Final Los Angeles Chargers Mock Draft
Well, Bolt Fam, we made it! It is finally draft week. All the budding excitement has turned to burnout, and will now turn to relief as the process ends this Thursday.
Mum has been the word from within the Chargers camp, although Justin Herbert did admit that he has been lobbying for his current team to draft his former teammate and blindside protector Penei Sewell. That of course would require the Chargers to trade up, most likely to the seventh overall pick, but I have a hard time believing that to be a legitimate possibility given the state of the quarterback demand. There could be two of the top five quarterbacks on the board when the Lions get on the clock, which is bad news for a trade-up.
That being said, there have been some other breadcrumbs for us to follow and I will get into some of them with my final mock draft. I will try and be as predictive as possible and not focus so much on what I would do as I have done in the past. Let’s get it started.
Round One, Pick 13
Christian Darrisaw – Offensive Tackle – Virginia Tech
As more information has trickled in about this offensive line class one thing has unfortunately become clear: it is a deep class, but there are a lot of likely guard converts or right tackle-only prospects. I have shared this information previously, but this is a stubby offensive tackle class. There is not a lot of length to go around, in fact, there are only eight of the perceived top 30 that have arms that measure 34 inches or longer. Darrisaw is one of them.
Tom Telesco recently tried to backpedal a little bit from Brandon Staley’s previous comments that implied the team really values length at the position. Despite Telesco’s efforts, the reality is that they do really value length at the position. A different coaching staff was present at the time, but they drafted Forrest Lamp in the second round and he never got a fair shake at either tackle position. He was perceived as the steal of the draft back then, but the reality is that he fell because of his lack of length – he measured in with 32 and ¼ inch arms at the Combine that year. For comparison’s sake, Trey Pipkins and Sam Tevi both surpassed the 34-inch threshold.
The narratives surrounding Darrisaw on social media have gotten out of hand in my opinion. He is not a perfect prospect, but he has absolutely earned the right to have his name thrown into the ring for that third offensive tackle ranking. He brings prototypical left tackle size and length and is one of the best athletes at the position in this class. He wasn’t able to test at his pro day, but I’m fairly confident he would have put up ridiculous numbers. There are several instances on tape where he was running stride for stride 25 yards down the field with his skill position teammates. Darrisaw will have to clean up some things with his technique and prove that he can finish his blocks at a more consistent level but this would be a great pick for the Chargers.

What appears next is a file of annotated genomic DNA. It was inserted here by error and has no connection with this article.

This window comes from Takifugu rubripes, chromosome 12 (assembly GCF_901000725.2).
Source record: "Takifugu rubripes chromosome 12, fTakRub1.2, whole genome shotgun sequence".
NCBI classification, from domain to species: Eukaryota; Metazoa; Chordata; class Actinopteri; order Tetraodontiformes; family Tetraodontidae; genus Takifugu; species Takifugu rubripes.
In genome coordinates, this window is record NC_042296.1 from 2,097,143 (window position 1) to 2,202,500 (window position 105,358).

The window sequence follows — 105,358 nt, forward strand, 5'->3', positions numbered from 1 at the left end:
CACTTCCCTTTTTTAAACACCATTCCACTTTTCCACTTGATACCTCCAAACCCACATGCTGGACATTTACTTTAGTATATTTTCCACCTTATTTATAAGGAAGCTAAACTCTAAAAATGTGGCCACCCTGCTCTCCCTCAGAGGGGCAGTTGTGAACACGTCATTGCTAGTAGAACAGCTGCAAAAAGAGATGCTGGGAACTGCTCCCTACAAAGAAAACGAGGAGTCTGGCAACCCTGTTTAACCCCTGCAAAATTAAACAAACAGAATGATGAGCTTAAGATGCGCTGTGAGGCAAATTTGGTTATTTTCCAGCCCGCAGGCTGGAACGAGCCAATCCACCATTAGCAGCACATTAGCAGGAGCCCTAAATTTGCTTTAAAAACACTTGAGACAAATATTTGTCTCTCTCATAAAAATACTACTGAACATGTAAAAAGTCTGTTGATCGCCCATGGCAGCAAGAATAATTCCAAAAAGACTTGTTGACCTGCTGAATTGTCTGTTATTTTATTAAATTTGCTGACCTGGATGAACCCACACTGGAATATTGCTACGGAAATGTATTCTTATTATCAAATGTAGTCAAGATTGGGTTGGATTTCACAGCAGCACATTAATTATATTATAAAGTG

This is a no-brainer selection in this particular scenario where Sewell, Rashawn Slater, Patrick Surtain, Jaylen Waddle, and Jaycee Horn were all off the board. If one of the top two corners is on the board I could see the Chargers going in that direction, but I would be surprised at this point if Darrisaw is not the name that Roger Goodell announces on Thursday night for the Chargers. Darrisaw is my 22nd player overall.
Round Two, Pick 47
Payton Turner – Edge Rusher – Houston
I’ve had this sneaky feeling that the Chargers are going to throw us a bit of a curveball with this selection. If you’ve been following me on Twitter you know that I am a proponent of getting Staley a true secondary chess piece to play with, however, edge rusher is always going to be the more valuable position.
The coaching staff and Telesco have publicly stated their belief in Uchenna Nwosu’s ability to be the Robin to Joey Bosa’s Batman this year. To their credit, Nwosu was one of the most efficient pass rushers in the league when he was healthy last year. That’s the problem, though. He has unfortunately carried on the second-round tradition for the Chargers of struggling with injuries. The team might publicly believe in Nwosu, but they absolutely have to be proactive with this position due to his health issues and the fact that he and Kyler Fackrell will be free agents after the 2021 season.
The Chargers could wait and target someone in the third or fourth round that’s a little more of a longer-term developmental piece, but I don’t believe the Chargers would trust Fackrell enough to the point where he’s guaranteed to be the team’s third edge rusher. He’s closer to the skill level of an Isaac Rochell than he is someone like Nwosu – and the team has highlighted his ability on special teams quite frequently. Generally speaking, teams don’t use their third edge rusher as a core special teams player.